Wednesday, April 21, 2021

1840+1893 Trail/NS/(Southern+L&N) Bridges over Tennessee River at Florence, AL

(Bridge Hunter; Historic Bridges; HAERSatellite)

The piers may date back to 1840. They are certainly older than 1893. 1893 is when the new steel trusses were built because a train wreck took out both the rail (upper) and wagon (lower) decks in 1892.

Kevin Lackey posted
The Robin with 18 loads at Wilson Dam on the Tenn River
[This tow will go through the 1924 Lock #1 one barge at a time.]

The plaques posted on the trail by the Old Railroad Bridge are the best (concise) history I have come across. It is too bad that I could not find this text on their web site.
George Dawson, Apr 2021

George Dawson, Apr 2021

This 1936 topo map indicates that both Southern and L&N used the bridge.
1936 Florence Quadrangle @ 1:24,000

When they built the new 110' x 600' x 100' lock in 1959, they also built a wider canal that took some of the bend out of the downstream entrance and they forced the replacement of the swing span with a lift span by 1963.
1957 Florence Quadrangle @ 1:24,000

HAER AL-204-5
5. Lift span, looking southeast - Tennessee River Railroad Bridge, Spanning Tennessee River at Alabama Highway 43, Florence, Lauderdale County, AL

In 1993, Norfolk Southern moved this lift span to their Wabash bridge over the Mississippi River at Hannibal, MO.

I labeled these notes "bridgeRare" because Nathan Holth (Historic Bridges) said so. Specifically: "the surviving spans are rare double-deck, pin-connected Warren truss spans." I don't think double-deck bridges were rare back then because an accommodation for wagon traffic was typically included when a railroad bridge was the first bridge across a major body of water. Although it was more typical to add the wagon decks on the sides rather than underneath. I think what is rare is "pin-connected Warren" trusses. Pin-connected is an old truss construction technique whereas Warren trusses are a relatively new truss design. Most pin-connected trusses used the Pratt design. This photo gives us a good view of the truss and its pin connections as well as the cut-stone piers.
Brian Cameron, Jun 2018

More evidence that 2019 was very wet in the US. Note that the water is at the top of the dolphins that are downriver from the end of the bridge.
Pine Grove Church of God, Mar 2019

This shows that when the water is near the top of the dolphins, it is also near the top of the crossover of a main pier (upper-right corner) for the O'Neal Bridge.
Toni Roxane Barnes, Feb 2019

This photo confirms that we can normally see much more of the dolphins than just the plants growing out the top of them.
Megan Thornton, Oct 2020

Another view that includes the dolphins. To the left of the dolphins is the Florence Canal that goes to the Wilson Locks.
Street View

This photo shows that some of the cut-stone piers have had extensive repairs, but not all of them. I didn't notice the concrete coated piers in the other photos.
Jay Patterson, Aug 2020

1924 #1 Lock and Dam on Florence Canal near Wilson Dam

(Satellite, was made obsolete by a 100' lift lock at Wilson Dam)

Like Keokuk Dam, the Wilson Dam was built to provide hydroelectric power before the 9' inland waterway system was created. Unlike Keokuk Dam, which was built with private money, the Wilson Dam was built by the Federal Government to help create nitrates for explosives for WWI for $130m. Of course, by the time the dam was done, the war was over. TVA acquired these assets and converted them to fertilizer research and production. Lock #2 was at the upstream end of the Florence Canal next to the Wilson Dam, and it was a double-lock that provided most of the lift. But there was a Lock #1 at the downstream end of the canal that provided some additional lift.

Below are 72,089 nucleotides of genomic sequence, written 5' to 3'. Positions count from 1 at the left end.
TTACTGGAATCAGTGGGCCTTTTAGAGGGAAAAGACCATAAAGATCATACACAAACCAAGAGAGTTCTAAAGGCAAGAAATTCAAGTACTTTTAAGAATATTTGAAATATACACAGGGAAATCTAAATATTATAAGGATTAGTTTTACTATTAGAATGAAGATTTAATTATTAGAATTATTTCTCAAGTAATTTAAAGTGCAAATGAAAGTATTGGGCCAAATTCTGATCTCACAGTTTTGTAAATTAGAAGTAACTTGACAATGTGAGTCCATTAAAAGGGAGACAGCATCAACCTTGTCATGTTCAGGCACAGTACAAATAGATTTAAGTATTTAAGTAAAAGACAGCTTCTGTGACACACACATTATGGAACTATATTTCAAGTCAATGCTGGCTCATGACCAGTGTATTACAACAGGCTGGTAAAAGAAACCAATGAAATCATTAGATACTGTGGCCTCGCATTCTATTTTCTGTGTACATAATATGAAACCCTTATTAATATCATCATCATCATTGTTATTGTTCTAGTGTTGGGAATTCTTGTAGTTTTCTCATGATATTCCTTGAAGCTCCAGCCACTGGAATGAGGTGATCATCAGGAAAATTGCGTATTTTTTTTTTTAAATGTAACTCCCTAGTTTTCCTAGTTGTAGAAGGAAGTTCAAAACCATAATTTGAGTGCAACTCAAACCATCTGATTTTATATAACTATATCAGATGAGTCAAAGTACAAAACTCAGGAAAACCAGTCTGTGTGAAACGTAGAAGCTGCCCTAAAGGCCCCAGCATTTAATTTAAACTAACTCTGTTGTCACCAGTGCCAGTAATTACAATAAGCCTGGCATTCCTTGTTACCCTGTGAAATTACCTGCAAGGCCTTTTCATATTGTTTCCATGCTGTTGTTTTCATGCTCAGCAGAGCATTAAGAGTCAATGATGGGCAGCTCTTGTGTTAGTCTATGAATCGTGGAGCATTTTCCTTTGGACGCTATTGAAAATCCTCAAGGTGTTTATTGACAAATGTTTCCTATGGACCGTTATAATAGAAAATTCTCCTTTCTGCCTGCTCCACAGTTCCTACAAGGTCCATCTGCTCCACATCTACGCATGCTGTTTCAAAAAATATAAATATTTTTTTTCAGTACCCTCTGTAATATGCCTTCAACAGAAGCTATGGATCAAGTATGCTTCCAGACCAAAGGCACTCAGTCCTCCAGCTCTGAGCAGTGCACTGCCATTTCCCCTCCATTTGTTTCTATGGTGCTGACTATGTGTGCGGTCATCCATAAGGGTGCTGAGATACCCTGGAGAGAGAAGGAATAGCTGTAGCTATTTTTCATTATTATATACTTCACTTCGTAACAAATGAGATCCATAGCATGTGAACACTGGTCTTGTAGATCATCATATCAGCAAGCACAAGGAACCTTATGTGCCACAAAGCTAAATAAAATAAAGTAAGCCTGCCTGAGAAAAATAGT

1936 Florence Quadrangle @ 1:24,000

It is Lock #1 that we see in this photo.
Kevin Lackey posted
The Robin with 18 loads at Wilson Dam on the Tenn River
Bud Osbourne: 9 "Jumbos" & 9 "standards". Been a long time since I've seen a tow like that one!
CR Neale helped me reconcile this photo with what I saw at Wilson Dam:
Dan Owen had this photo in his collection and sent with this explanation: "This shows the ROBIN with 18 barges approaching Old Lock 1 on the Florence Canal before construction of a new 600-foot lock at Wilson Dam. This is in late November 1956 and the new lock went into service in 1959. You can see the deckhands out on the head of the tow getting ready to lock the first barge, yes, one barge at a time. It took them 21 hours to clear the lock. You can see the helper boat already in the lock to get on the other side to pull the barges."
["One barge at a time" explains how they got that tow around the bend with the swing span in the way and through a small lock.]

This is the original double-lift Lock #2 by the dam.
Street View, May 2019

Tuesday, April 20, 2021

1943 Fort Loudoun Lock and Dam on Tennessee River near Knoxville, TN

(3D Satellite)

The 1963 road across the top was removed in 2017 because a UCEB (Ugly Concrete Eyesore Bridge) replaced it.
"Fort Loudoun Reservoir, located on the Tennessee River at Knoxville, is the uppermost in the chain of nine TVA reservoirs that form a continuous navigable channel from there to Paducah, Kentucky, 652 miles away....It has a flood-storage capacity of 111,000 acre-feet....Barges passing through the Fort Loudoun lock carry about half a million tons of cargo a year."

The lock is just 360' x 60', but it has a 70' lift. "Fort Loudoun Dam is a hydroelectric facility. It has four generating units with a summer net dependable capacity of 151 megawatts. Net dependable capacity is the amount of power a dam can produce on an average day, minus the electricity used by the dam itself." [TVA] When built, the dam had a nameplate capacity of 144.5 MW. [GEO] The turbines have been upgraded because the current nameplate capacity has to be higher than the net capacity of 151 MW. And because a photo below shows one of the old turbines is on display. Upgrades began in 2008. [news-herald]

The highway bridge over the dam was added in 1963.

Kevin Lackey posted
J.E. Potter coming out of Ft Louden lock on the Tenn River.
Robert Sampley: Good boat for its size.
[To push three barges through this lock, the boat had to be less than 60'.
A lot higher resolution via TSLA]

Photo via TSLA

The lock can hold just one jumbo barge and its towboat.